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It often happens to navigators that, returning from a long voyage with a rich cargo, they are threatened with ship-wreck on their own shores, and are compelled, in order to save the ship and their lives, to lighten the vessel by throwing overboard a part, if not all, of the cargo that had been obtained at great cost and labor. We have never heard of a mariner who hesitated to make that sacrifice when it became necessary, however disagreeable it might be to his feelings. The instincts of self-preservation would induce him to cast over every box and hogshead on board, if each were full of diamonds, and to strip every rage of clothes from his back, rather than go down in the storm.

In like manner, it becomes the people of this Confederacy, if they would save the ship in which they are embarked, if they would not lose both their property and their lives, to make any and every sacrifice that is required by the supreme law of self-preservation. If necessary for that purpose, they ought to give everything they have on earth; for nothing on this earth will belong to them — not the houses over their heads, not the ground beneath their feet, and, most especially and emphatically, not the negroes who cultivate that ground--one moment after the conquest of the Confederacy by the Yankees. Universal confiscation will be the order of the day. Universal abolition has been formally decreed by both Houses of the Federal Congress. There is no longer any doubt, no longer a loophole to hang a doubt upon, on that subject. If the Confederacy is conquered, that kind of property ceases forever. The only question then is, has the necessity arisen which requires the sacrifice of any portion of that property to save the remainder?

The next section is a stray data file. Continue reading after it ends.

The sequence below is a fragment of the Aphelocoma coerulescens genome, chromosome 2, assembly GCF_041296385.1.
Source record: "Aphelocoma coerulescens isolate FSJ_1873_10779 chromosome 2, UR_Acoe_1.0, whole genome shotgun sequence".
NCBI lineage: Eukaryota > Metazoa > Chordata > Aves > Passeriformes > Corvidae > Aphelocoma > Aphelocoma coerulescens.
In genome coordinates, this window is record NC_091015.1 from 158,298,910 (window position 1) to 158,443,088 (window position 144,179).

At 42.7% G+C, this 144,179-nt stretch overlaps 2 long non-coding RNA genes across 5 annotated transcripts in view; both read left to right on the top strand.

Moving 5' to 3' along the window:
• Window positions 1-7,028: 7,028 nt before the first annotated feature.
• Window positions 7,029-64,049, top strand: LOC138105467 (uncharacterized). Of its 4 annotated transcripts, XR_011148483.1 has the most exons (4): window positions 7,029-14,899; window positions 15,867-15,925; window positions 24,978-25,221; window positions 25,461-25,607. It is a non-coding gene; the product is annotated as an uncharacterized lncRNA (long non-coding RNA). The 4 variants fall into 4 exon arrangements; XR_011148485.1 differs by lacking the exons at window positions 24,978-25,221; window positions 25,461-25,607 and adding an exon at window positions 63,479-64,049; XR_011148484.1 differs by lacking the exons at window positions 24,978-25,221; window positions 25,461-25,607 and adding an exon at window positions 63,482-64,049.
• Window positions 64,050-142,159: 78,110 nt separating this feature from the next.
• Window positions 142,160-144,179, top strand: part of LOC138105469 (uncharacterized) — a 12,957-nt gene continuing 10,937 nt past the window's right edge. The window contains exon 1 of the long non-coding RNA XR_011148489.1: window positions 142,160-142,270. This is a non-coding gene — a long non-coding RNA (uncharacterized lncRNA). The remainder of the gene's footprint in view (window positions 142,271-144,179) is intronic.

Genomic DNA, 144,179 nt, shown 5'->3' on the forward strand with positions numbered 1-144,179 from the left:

Who is the most competent judge to decide that question? We answer, the high military authorities. General Lee says we must have negro soldiers. There is no appealing from that authority. He knows, better than any other man, in Congress or out of it, whether they are needed, and he is not only decided, but earnest, in urging their employment. And Public Opinion unanimously sustains General Lee.

But in order to make this accession to our military force efficient, we must give to the negro troops the strongest incentives to energy and a firm and uniform discipline. Give them their freedom the day they enter the ranks. We must have the courage to look our condition fully in the face. Four our own part, we would emancipate every negro in the Confederacy if necessary to the preservation of our own independence.--Much more would we liberate a part to save the remainder, and our own freedom besides. General Lee says he must have the negroes; and we would be willing to leave it to him to decide whether every man of them employed for that service should not also be free the very day he enters the ranks. With this stimulus, and the well- known local attachments of the negro, we are satisfied that the Confederacy can raise an army of two hundred thousand troops, capable of coping with any equal, or even superior, force that can be brought against them from any part of the world. For this purpose there must, of course, be unvarying discipline. Experience has shown that, with proper incentives and discipline, negro troops have courage enough to accomplish anything that may be required of them. But if anything is to be done, it must be done at once. If it had been done at the beginning of the session of Congress, the future would have been without a cloud.

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N. M. Lee (3)
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